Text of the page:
Insa-dong /인사동

LUXE City Guides - Seoul - - Shopping Itineraries -

Some call it Mary’s Al­ley, some call it Dis­ney on kim­chi, what­ever you call it, it’s touristy, but fun to tot­ter down, and is a nifty on­estop shop­ping strip if you’re af­ter tra­di­tional rice pa­per crafts, cal­lig­ra­phy brushes and ce­ram­ics. De­spite the govern­ment’s best ef­forts to re­vive this once-prime an­tique mar­ket, se­ri­ous col­lec­tors will have to re­ally root and rum­mage among the faff and fad­dle. Or for the best of Seoul’s se­lec­tion, make a day of it at Jan­gan­pyeong An­tique Mar­ket (see Stand­out Stores).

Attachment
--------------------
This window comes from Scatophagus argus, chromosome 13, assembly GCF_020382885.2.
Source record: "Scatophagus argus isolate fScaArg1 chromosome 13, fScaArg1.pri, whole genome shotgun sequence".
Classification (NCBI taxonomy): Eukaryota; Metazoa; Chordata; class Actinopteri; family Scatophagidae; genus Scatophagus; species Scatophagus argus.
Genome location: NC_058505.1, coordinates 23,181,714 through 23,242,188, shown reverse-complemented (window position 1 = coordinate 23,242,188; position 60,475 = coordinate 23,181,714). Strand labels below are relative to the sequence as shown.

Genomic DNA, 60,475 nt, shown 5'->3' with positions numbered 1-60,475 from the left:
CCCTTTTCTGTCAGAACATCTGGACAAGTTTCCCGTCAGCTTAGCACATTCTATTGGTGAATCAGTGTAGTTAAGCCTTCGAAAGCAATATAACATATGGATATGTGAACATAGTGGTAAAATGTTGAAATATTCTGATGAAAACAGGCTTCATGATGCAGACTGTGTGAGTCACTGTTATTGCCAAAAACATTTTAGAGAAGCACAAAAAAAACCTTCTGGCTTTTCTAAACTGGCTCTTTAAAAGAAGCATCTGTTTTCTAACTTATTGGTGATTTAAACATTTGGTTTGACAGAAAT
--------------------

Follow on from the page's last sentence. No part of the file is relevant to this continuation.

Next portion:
Com­mence at the An­guk-dong Ro­tary end of Insa-dong /안국역인사동입구 / by the GS25 mini-mart and note the carts and stalls sell­ing ev­ery­thing from bam­boo uten­sils and dough­nuts to pot­tery. All you need to do is head down this brick-lined street and pop into what­ever takes your fancy. At Todok Gong­bang /토독공방 / 8844 3812 / on your left, watch crafts­men carve out fancy Ori­en­tal seals. Stay on the main strip; tot­ter half­way down to spy on your left the SSamzigil mall / ssamzigil.co.kr, a heap of sty­ley lil’ stores sell­ing jew­ellery, hats, bags, and knick knacks. The mall’s open, as­cend­ing spiral lay­out means you can only go one way and can’t get lost. At the very top is a café and out­door snack bar; once done, head back down to the main road, and di­rectly opp. is a small street that leads to Mokin Mu­seum / 722 5066 / mok­in­mu­seum.com / where you can view a spec­tac­u­lar pri­vate col­lec­tion of trad wooden fig­urines, and sleek Palazzo Due / 744 9240 / for Ital­ian bites, while op­po­site the resto is the Insa-dong Tourist In­for­ma­tion Cen­ter / 737 7890. Re­trace to the main drag, on the right is Gana Insa Art Cen­ter / 736 1020 / in­saart cen­ter.com / ex­hibit­ing fis­sion-hot lo­cal con­tempo artists. Carry on and twirl left at Sudo Drug­store /수도약국 / where there’s an English sign for the Kyun­gin Mu­seum of Fine Art / 733 4448 / kyung­i­nart.co.kr / for cul­ture and a cuppa at sweet hide­away Da­won / 730 6305. Fac­ing the mu­seum gate is Koong / 733 9240 / koong.co.kr / the area’s old­est and tasti­est North Korean dumpling spot. Ex­it­ing the mu­seum left, nip left again and a few steps down you’ll find a back­street packed with food stalls; try Cha Iyagi / 차이야기/ 735 8552 / for grilled meat and bam­boo-steamed rice, best en­joyed with liqueurs like makke­olli or dong­dongju. Or, op­po­site is Min’s Club (see Rest./Re­laxed) for a fancy bite and wine in 30s ar­chi­tec­ture. Re­trace your steps to the main street and con­tinue to find Tong-In on the left with neat ce­ram­ics, pa­per and silk on G/F – don’t bother with the other floors. Exit, keep left and spin left into the next al­ley, fol­low­ing it round to find San­chon (see Rest./Ca­sual), run by a dear old ex-monk in sus­pect footwear. Grab a veg­gie snack if so in­clined. Come out of the al­ley the way you came and turn left at the main road. At the four-way in­ter­sec­tion are Gyeongil Cul­tural Store / 733 8233 / for gorgey rice pa­per, and Nag­won Tteokjip /낙원떡집 / 733 9009 / for rice cake morsels to go. Keep go­ing and at the next cor­ner turn right, then shoot straight for the end of the lane to power up with Korean green teas, her­bal mixes, pas­tries, and retail at the Beau­ti­ful Tea Mu­seum / 735 6678 / in a hanok with pretty skylit atrium. Cha-aaah!

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